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Consolers of the Lonely

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iTunes Review

The Raconteurs’ second album reflects the group’s paradoxical interests in rough-cut rockers and their thoughtful appraisal of rock music’s storied history. This is, after all, a collaboration between the harsh modern blues of White Stripes’ Jack White and power-pop songwriter Brendan Benson. There’s studio chatter and feedback, tough shards of power chord guitars, and lots of sass balanced out with well-produced stereophonic guitars, tinkering keyboards, and layers of carefully leveled harmony vocals. The title track is deliberately half-baked, an unfinished riff reveling in its rawness, but “You Don’t Understand Me” is a heartfelt piano shuffle. “The Switch and the Spur” reflects a soft psychedelic twist with horns, quickly followed up with the early-‘70s guitar wah-wah and schoolyard chant of “Hold Up.” Slide-blues highlights “Top Yourself,” another ‘70s-influenced tune that along with the refried boogie of “Attention” and organ-driven Southern rock of “Rich Kid Blues” wouldn’t be out of place on a Black Crowes album, while “Five On the Five” goes for the trademark White Stripes garage-rock crunch.

Customer Reviews

Simply one of the best albums of 2008 and new directions for the Racs

First of all, forget whatever you thought you knew about The Raconteurs. This album would be hard-pressed to be much more different from "Broken Boy Soldiers," their 2006 debut. From Jack's first searing guitar notes of the title track, which opens the album, through the quirky Dylan-esque "Carolina Drama" that closes it, this album shows that the Racs did not just drive up to the stop light and then continue on after the light changed. They hung a right and buried the gas. What's different from "Broken Boy Soldiers"? The energy level is higher, for one thing. While there is a mix of different paced songs on the album, overall they've taken the energy to a new level. The first album had a "sound" that extended throughout the entire album; this does not. It's also not as polished an album as their first (and that's a good thing, not a bad thing - nor is it a criticism of "Broken Boy Soldiers"). While Brendan's pop-meister sensibilities and skills are evident (their cover of Terry Reid's "Rich Kid Blues" is a good example), they are not as pronounced as on "Broken Boy Soldiers". There are some rough edges to the sound that add to the energy and a dark edginess that lurks in the background ("Top Yourself" is an excellent example). Some of their influences, such as country, are more obvious (Dirk Powell's fiddling is lovely). And Jack III's love of the blues is much more evident. The use of the Memphis Horns on some tracks raised my eyebrows until I heard them; the use is sparing and fits beautifully (I can't begin to count how many rock songs have been ruined by the addition of horns - Jackie Bollweevil and Brendan Boy knew exactly what they were doing here). And some of Jack's slide work will positively make your skin crawl! It's premature for me to add any detailed commentary on the individual songs (I've only given the album three careful [translate: headphones] listens, although it's been playing constantly since I got it), but "Carolina Drama" is definitely my fave so far - it's killer good. Side note: "Five On The Five" has evolved considerably since it was played in concerts on the 2006 tour. What I can say is, even though it's only March, this is easily one of the best albums of 2008, and it's going to be very heavily played at this house for a long time to come. My advice is to buy this album, put it in your car stereo, turn it up all the way, and drive around town with all the windows down (even if it's snowing, and definitely in the rain) - that is what rock `n' roll was intended for, and this is most definitely rock `n' roll of the first order. While this album is very different from "Broken Boy Soldiers", it is absolutely outstanding in every way. This is grand stuff, indeed. So much for the sophomore album jinx. The Racs are back, Pickin' up the slack.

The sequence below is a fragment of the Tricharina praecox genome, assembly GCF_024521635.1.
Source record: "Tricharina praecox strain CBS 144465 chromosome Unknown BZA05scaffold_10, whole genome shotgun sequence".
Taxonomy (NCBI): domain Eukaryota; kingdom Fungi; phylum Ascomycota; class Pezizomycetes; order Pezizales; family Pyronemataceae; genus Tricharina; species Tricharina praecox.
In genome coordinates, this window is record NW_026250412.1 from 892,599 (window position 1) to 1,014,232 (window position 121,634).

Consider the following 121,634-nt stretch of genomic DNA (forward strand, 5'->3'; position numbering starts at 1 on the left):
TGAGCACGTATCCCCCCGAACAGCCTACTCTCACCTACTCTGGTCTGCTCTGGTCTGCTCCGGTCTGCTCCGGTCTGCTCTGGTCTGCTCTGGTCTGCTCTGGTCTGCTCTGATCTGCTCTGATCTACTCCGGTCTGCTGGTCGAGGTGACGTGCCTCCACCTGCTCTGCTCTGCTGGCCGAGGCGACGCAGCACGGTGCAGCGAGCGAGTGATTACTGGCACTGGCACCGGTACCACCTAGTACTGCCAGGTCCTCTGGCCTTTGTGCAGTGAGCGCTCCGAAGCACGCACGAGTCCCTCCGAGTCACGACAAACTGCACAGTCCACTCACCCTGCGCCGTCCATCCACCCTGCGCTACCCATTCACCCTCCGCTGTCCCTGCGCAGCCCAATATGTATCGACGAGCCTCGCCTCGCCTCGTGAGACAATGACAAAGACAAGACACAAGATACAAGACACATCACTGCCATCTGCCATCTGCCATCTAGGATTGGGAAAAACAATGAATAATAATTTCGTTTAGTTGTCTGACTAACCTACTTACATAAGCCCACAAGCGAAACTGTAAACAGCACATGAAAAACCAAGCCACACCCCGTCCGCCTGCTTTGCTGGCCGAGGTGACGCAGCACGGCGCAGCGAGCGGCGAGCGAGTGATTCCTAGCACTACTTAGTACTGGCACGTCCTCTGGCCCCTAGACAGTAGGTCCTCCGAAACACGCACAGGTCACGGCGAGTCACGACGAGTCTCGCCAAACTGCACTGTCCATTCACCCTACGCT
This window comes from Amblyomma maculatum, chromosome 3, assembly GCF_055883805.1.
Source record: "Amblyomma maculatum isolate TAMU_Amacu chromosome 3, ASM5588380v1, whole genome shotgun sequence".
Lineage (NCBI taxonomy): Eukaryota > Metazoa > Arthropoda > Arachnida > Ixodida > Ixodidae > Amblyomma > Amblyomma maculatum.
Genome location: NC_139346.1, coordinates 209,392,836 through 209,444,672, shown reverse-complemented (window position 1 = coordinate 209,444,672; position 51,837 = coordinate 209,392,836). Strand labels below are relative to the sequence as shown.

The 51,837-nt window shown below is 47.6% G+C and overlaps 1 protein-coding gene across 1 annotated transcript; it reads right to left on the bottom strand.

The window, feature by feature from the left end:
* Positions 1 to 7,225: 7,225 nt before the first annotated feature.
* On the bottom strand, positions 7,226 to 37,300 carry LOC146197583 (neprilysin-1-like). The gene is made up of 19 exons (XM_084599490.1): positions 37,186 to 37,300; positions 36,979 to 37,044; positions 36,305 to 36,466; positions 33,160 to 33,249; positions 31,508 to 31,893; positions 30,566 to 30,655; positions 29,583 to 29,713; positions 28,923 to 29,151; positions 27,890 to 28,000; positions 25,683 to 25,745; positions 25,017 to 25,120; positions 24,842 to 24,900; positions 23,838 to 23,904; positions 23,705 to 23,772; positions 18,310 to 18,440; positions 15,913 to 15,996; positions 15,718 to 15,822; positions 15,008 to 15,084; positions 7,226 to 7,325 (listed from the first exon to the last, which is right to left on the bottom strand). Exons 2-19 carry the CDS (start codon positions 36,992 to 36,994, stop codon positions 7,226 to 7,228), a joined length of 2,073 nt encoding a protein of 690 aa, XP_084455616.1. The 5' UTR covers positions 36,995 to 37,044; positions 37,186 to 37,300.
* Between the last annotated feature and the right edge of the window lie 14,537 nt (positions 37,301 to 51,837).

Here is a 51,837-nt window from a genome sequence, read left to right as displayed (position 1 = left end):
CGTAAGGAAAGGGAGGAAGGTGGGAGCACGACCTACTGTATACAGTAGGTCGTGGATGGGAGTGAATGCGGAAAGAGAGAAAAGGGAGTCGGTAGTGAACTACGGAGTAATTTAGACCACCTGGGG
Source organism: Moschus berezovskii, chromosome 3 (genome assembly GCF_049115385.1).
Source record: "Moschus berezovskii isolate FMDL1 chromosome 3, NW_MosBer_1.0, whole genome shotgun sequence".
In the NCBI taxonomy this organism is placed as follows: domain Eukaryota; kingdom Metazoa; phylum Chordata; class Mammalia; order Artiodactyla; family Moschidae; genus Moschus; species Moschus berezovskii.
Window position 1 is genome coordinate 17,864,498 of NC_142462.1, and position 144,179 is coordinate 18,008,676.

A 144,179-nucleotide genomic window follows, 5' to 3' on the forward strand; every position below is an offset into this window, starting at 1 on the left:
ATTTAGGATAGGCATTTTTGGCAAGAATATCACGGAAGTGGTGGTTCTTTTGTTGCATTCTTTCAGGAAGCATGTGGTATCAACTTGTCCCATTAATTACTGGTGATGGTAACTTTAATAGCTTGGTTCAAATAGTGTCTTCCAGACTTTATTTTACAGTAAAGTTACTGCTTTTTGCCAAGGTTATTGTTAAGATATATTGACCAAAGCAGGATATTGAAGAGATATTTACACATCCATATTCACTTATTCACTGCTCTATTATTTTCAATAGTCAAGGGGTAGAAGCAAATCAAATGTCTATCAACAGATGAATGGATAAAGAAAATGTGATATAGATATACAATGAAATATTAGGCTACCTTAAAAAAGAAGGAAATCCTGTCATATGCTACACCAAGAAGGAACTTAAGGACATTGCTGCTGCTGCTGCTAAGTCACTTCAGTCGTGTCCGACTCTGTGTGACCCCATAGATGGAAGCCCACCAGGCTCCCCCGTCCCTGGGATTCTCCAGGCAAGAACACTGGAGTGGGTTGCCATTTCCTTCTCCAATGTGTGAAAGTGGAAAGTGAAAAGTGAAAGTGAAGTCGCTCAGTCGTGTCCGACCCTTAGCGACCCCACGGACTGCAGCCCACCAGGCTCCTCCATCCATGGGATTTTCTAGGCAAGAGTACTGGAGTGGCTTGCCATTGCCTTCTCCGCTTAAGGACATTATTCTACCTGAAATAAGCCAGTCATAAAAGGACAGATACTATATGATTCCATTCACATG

Formed: 2005 in Detroit, MI

Genre: Alternative

Years Active: '00s, '10s

A self-described "new band made up of old friends," the Raconteurs feature the White Stripes' Jack White and power pop maestro Brendan Benson on vocals, keyboards, and guitars, and the Greenhornes' drummer Patrick Keeler and bassist Jack Lawrence as the group's rhythm section. The idea for the band began when Benson and White collaborated on the song "Steady, as She Goes," which later became the Raconteurs' debut single. When the duo drafted Keeler and Lawrence, they became a full-fledged band. Recording...
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